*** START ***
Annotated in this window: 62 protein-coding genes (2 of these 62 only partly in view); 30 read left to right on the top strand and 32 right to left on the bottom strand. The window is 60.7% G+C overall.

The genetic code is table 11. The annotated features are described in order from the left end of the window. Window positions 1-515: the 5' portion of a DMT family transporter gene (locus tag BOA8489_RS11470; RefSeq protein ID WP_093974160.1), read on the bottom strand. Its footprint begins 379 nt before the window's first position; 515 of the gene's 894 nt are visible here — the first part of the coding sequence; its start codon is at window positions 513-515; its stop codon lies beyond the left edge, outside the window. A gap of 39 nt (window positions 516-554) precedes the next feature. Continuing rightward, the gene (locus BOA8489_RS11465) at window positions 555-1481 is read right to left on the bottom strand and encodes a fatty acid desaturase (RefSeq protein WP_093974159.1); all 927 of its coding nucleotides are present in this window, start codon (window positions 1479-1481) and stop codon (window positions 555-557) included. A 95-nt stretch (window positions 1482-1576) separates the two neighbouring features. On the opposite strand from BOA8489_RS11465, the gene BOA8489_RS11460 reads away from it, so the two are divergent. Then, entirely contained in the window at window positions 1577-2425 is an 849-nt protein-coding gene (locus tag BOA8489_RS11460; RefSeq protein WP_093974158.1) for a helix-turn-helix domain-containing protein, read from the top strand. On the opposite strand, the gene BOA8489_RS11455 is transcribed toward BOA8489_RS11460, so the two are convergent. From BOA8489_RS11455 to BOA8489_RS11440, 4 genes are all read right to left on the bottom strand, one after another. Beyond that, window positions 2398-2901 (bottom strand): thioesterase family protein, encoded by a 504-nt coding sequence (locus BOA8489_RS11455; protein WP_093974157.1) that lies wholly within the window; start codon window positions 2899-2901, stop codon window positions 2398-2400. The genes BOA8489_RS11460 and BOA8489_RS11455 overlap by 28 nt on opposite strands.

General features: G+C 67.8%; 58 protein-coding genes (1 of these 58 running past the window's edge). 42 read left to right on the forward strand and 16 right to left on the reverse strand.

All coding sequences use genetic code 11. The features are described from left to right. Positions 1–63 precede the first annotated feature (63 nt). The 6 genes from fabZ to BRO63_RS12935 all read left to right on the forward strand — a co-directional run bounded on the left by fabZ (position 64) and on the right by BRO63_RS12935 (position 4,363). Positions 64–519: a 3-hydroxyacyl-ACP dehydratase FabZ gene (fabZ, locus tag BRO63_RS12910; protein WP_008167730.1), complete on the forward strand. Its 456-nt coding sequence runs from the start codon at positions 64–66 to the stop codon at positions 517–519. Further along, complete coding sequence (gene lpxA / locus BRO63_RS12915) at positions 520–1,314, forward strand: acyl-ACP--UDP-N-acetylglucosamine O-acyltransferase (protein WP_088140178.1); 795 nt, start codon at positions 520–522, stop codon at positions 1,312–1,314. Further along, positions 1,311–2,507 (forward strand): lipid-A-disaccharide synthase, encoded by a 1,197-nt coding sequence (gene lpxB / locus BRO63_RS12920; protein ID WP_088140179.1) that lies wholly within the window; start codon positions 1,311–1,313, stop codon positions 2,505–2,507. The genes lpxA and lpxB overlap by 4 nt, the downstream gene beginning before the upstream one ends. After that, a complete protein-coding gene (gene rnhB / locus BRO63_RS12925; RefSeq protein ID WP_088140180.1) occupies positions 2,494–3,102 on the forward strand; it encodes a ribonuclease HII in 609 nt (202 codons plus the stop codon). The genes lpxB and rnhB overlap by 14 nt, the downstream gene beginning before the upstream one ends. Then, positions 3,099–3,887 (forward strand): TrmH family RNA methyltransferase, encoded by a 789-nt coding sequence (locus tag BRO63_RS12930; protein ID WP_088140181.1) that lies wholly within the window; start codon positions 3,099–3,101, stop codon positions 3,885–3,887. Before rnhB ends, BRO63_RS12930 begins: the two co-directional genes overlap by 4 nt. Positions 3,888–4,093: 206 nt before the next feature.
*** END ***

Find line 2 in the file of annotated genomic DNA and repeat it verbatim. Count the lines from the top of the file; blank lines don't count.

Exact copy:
The genetic code is table 11. The annotated features are described in order from the left end of the window. Window positions 1-515: the 5' portion of a DMT family transporter gene (locus tag BOA8489_RS11470; RefSeq protein ID WP_093974160.1), read on the bottom strand. Its footprint begins 379 nt before the window's first position; 515 of the gene's 894 nt are visible here — the first part of the coding sequence; its start codon is at window positions 513-515; its stop codon lies beyond the left edge, outside the window. A gap of 39 nt (window positions 516-554) precedes the next feature. Continuing rightward, the gene (locus BOA8489_RS11465) at window positions 555-1481 is read right to left on the bottom strand and encodes a fatty acid desaturase (RefSeq protein WP_093974159.1); all 927 of its coding nucleotides are present in this window, start codon (window positions 1479-1481) and stop codon (window positions 555-557) included. A 95-nt stretch (window positions 1482-1576) separates the two neighbouring features. On the opposite strand from BOA8489_RS11465, the gene BOA8489_RS11460 reads away from it, so the two are divergent. Then, entirely contained in the window at window positions 1577-2425 is an 849-nt protein-coding gene (locus tag BOA8489_RS11460; RefSeq protein WP_093974158.1) for a helix-turn-helix domain-containing protein, read from the top strand. On the opposite strand, the gene BOA8489_RS11455 is transcribed toward BOA8489_RS11460, so the two are convergent. From BOA8489_RS11455 to BOA8489_RS11440, 4 genes are all read right to left on the bottom strand, one after another. Beyond that, window positions 2398-2901 (bottom strand): thioesterase family protein, encoded by a 504-nt coding sequence (locus BOA8489_RS11455; protein WP_093974157.1) that lies wholly within the window; start codon window positions 2899-2901, stop codon window positions 2398-2400. The genes BOA8489_RS11460 and BOA8489_RS11455 overlap by 28 nt on opposite strands.